The dangers of weight training for teenagers

dangers of weight training for teenagers

Teenagers today have many things to worry about, there are social pressures that teens are put under like never before in history. The pressures of their peers make many young men and women do foolish things. Compulsive dieting, anorexia, bulimia, compulsive exercising, piercings or tattoos they may later regret, and even early sexual activity they may not want to participate in, all may stem from the peer pressures prevalent in a teenagers life today. Even things that 'look' healthy may not be for a teen that's not yet come through puberty.

Society doesn't help

Teens have difficulty with knowing how to use discretion in many things and exercise and healthy living is often one of those things. Many teens are introduced to the world of muscle building either as a part of their sports teams’ regimen to increase their stamina and strength or through the many 'six-pack' articles in men's magazines. However, teens may do themselves more harm than good with muscle building.

Many of the sports teams for teenagers now insist they play harder and accomplish more than has ever before been accomplished. In order for them to accomplish more they are encouraged to 'buff up'. They are encouraged to lift weights by their coaches, their team mates as well as by society. The idea they may be the next sports star is not far from anyone's mind.

The abundance of articles in men's mags depicting men with washboard stomachs and the quick easy wins to achieve a six-pack only help to encourage teens to aspire to these (mostly) unachievable goals.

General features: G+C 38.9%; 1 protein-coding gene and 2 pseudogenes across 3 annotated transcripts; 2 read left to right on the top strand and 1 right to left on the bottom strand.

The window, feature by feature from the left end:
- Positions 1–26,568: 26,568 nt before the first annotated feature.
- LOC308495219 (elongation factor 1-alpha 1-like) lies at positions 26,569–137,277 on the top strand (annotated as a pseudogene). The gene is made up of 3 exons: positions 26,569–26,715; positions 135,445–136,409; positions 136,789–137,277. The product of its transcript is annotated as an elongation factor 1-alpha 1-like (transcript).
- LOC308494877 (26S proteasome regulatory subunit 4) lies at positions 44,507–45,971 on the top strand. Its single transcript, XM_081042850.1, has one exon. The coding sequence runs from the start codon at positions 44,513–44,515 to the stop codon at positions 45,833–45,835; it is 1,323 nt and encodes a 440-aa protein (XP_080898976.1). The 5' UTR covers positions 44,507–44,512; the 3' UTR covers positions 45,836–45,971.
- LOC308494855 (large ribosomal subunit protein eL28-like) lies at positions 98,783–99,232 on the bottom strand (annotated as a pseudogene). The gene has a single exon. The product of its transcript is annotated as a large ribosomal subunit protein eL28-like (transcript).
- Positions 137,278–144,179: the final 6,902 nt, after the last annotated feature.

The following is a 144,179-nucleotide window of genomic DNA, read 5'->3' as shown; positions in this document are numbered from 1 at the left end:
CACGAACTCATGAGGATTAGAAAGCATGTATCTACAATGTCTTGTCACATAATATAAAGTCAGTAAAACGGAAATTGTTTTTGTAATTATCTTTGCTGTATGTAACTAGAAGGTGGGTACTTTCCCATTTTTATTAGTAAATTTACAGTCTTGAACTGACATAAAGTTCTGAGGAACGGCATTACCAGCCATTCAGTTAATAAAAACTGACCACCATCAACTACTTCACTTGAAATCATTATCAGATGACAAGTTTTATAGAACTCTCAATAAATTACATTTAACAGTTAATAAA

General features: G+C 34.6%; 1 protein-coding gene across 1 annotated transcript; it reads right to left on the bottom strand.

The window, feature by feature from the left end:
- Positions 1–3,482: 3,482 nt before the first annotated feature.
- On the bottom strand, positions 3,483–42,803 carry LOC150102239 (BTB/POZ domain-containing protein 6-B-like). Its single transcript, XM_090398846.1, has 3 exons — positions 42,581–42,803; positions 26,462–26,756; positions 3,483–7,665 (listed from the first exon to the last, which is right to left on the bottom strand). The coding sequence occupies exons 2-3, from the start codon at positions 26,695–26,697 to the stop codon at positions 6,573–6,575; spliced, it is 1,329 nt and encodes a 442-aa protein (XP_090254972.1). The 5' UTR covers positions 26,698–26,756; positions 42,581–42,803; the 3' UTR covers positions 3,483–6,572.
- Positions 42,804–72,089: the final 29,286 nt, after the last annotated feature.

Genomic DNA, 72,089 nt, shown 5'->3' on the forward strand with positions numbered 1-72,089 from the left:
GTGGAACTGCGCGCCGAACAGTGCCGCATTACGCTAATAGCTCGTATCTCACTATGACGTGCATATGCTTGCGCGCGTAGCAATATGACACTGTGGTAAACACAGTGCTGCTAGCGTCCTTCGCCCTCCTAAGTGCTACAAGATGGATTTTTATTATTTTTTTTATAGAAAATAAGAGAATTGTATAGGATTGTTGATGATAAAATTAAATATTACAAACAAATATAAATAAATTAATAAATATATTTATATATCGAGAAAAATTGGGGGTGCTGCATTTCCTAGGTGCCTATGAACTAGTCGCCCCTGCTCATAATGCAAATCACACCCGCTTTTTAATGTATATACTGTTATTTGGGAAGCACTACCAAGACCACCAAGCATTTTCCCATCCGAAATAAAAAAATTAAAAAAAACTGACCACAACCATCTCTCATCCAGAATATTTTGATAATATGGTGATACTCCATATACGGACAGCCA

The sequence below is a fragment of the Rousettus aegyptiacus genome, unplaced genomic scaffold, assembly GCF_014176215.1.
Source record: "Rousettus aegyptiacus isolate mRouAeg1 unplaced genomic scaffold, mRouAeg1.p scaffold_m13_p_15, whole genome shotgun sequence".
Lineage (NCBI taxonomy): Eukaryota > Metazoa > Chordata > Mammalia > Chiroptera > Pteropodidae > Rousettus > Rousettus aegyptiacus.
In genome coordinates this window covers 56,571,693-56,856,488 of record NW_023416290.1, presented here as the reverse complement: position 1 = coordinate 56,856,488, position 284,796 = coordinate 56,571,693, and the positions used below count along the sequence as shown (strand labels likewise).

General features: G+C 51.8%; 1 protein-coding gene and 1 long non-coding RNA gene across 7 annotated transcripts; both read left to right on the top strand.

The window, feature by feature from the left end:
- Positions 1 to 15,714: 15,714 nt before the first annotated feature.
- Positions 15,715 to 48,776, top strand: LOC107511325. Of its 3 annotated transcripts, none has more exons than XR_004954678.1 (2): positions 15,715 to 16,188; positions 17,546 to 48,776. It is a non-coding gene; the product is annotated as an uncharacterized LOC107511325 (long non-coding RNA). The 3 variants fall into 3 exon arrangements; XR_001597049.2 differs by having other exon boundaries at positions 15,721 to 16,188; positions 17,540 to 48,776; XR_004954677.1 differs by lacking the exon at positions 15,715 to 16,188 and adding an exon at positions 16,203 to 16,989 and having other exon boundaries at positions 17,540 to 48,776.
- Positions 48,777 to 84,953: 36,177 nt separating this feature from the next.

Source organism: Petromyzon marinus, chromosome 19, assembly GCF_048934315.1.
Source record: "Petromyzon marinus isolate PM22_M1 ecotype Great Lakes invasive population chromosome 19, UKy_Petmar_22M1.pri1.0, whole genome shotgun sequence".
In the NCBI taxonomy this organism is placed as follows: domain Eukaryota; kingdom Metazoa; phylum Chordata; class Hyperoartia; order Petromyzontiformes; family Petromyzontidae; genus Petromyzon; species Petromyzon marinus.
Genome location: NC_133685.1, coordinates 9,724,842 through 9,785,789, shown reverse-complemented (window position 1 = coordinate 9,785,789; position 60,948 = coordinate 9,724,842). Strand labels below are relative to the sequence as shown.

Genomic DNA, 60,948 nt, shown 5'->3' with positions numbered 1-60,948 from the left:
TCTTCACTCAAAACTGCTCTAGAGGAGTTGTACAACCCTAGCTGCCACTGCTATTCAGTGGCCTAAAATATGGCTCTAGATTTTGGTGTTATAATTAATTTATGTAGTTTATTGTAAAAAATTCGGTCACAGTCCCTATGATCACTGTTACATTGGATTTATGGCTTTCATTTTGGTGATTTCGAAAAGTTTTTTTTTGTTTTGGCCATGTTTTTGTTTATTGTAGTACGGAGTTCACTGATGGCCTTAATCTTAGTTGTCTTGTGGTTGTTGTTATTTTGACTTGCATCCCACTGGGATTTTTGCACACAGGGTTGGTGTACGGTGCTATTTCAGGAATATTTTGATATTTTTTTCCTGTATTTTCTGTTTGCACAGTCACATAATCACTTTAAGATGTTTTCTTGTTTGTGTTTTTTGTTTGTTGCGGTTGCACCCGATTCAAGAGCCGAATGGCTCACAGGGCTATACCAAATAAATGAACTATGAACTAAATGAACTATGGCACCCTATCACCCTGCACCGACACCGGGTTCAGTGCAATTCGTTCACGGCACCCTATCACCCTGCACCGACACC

There are many dangers involved in weight training for the average adult let alone a young man or woman not quite through with their body's development. Doing too much too fast, lifting more than you should before your body is ready can be disastrous for someone just starting a muscle building program.

Teens that have not completely developed the musculature and the bone growth they will eventually achieve are in serious danger of damaging growing muscles and bones to the extent they will cause the growth plates (epiphyseal plates) of their bones to prematurely close causing a stunting of the growth of the teen. There are many injuries that can happen that will permanently injure muscles, tendons, and joints, causing pain and disability for the rest of their lives. The rupture of an Achilles tendon, for example, will cause pain for quite some time if not for the lifespan of the sufferer.

Moderation is key

Moderation in all things is the key to a healthy life. Encourage your teen to build up slowly to any exercise, especially one that can be quite dangerous if not done properly. Permanent injury is not something you wish to see happen to your child. Talk to them; let them talk to professional trainers if they are determined to body build. Tell them of the dangers they may encounter and moreover discuss drug issues in bodybuilding. You may help your teen to avoid a lifetime of pain and suffering with just these few preventative measures.

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